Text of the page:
Of the many cases of doubt-mongering that we have studied, most ended for the better. At a certain point, the companies manufacturing chlorofluorocarbons (CFCs), admitted their link to ozone depletion and did the right thing by committing to phasing them out. The public is now firmly convinced of the link between cigarettes and cancer. Inductive reasoning implies that the same should happen with climate change: the consensus scientific view will eventually win public opinion. But in the meantime irreversible damage is being done — to the planet, and to the credibility of science.

From global warming to evolution to vaccine safety, the public consistently (and sometimes increasingly) doesn’t know or doesn’t believe the scientific consensus. A new piece in Wired magazine claims this is because scientists are bad at PR:

On the final day of last winter’s meeting of the American Association for the Advancement of Science, a panel convened to discuss the growing problem of climate change denial. It went poorly[…] What the scientists should have been asking was how they could reverse the problem. And the answer isn’t more science; it’s better PR[…]

“They need to make people answer the questions, What’s in it for me? How does it affect my daily life? What can I do that will make a difference? Answering these questions is what’s going to start a conversation,” Bush [CEO of a PR firm] says. “The messaging up to this point has been ‘Here are our findings. Read it and believe.’ The deniers are convincing people that the science is propaganda.”

It’s hard to argue that good PR might improve science outreach, but there are several problems with this approach. One, as the author notes, is that scientists hate the idea of “spin.” You shouldn’t have to spin good science, the evidence should speak for itself. Unfortunately, the vast majority of Americans don’t have the ability to interface directly with the evidence; most scientific journals are locked behind pay-walls, and even with access, the general public would be hard pressed to penetrate the dense, jargon-filled articles. After four years of college and several years working in biology labs, I finally started getting proficient at reading primary biology papers a year into graduate school.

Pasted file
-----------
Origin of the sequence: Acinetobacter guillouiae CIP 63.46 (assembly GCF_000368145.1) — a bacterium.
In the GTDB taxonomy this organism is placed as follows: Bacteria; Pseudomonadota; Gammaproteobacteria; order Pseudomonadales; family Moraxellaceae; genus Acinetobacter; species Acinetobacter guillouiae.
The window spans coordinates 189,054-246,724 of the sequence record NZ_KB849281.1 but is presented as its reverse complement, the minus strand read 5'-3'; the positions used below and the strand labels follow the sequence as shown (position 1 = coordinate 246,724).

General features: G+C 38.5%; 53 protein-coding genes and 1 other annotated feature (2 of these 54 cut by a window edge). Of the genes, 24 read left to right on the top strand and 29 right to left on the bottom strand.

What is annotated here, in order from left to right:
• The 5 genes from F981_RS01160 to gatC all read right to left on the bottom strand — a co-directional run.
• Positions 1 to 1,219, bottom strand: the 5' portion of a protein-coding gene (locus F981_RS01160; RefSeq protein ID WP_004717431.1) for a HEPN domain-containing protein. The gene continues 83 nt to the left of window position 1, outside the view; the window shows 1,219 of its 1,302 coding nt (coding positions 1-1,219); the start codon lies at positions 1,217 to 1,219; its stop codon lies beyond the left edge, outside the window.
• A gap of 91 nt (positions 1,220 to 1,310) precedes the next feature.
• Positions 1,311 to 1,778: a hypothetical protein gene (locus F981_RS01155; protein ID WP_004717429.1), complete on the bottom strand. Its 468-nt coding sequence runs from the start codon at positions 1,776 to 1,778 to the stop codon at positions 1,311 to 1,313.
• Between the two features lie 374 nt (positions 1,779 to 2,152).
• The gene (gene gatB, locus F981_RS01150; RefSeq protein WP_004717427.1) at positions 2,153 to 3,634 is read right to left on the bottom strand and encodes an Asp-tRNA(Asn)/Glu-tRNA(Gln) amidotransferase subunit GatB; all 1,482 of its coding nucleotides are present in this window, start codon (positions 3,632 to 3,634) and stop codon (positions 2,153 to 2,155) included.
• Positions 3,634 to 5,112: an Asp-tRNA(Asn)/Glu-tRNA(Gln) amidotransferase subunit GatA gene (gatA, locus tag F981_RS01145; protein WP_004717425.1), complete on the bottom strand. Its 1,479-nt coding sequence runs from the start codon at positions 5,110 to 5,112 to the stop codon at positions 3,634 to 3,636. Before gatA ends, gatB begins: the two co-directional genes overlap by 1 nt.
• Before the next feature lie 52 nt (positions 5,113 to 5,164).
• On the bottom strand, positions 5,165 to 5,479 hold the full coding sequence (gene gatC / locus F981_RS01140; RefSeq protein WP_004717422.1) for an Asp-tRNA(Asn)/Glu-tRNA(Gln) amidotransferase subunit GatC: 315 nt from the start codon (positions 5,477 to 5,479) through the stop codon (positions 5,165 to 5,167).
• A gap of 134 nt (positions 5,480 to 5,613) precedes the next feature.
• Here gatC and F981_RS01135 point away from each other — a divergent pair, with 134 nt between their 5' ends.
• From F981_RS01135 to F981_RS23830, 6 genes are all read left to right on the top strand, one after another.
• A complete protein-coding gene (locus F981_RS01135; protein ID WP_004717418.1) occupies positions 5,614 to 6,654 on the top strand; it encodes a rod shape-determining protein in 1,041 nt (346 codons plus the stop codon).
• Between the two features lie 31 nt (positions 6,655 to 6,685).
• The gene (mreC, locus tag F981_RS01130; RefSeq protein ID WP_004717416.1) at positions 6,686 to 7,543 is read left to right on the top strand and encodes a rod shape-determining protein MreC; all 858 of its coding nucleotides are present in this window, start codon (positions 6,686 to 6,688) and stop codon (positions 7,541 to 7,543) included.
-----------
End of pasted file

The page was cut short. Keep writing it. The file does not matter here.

Another problem: who pays for the PR? It’s all well and good for Tiger Woods to pay a professional PR firm, but scientists spend enough time writing grants for money to do experiments. And scientists are mostly decentralized, there’s no organized structure for coordinating this sort of effort even if it was desired. Maybe the government could step in, but politicians are generally scientifically illiterate, and some are in the anti-science camp themselves.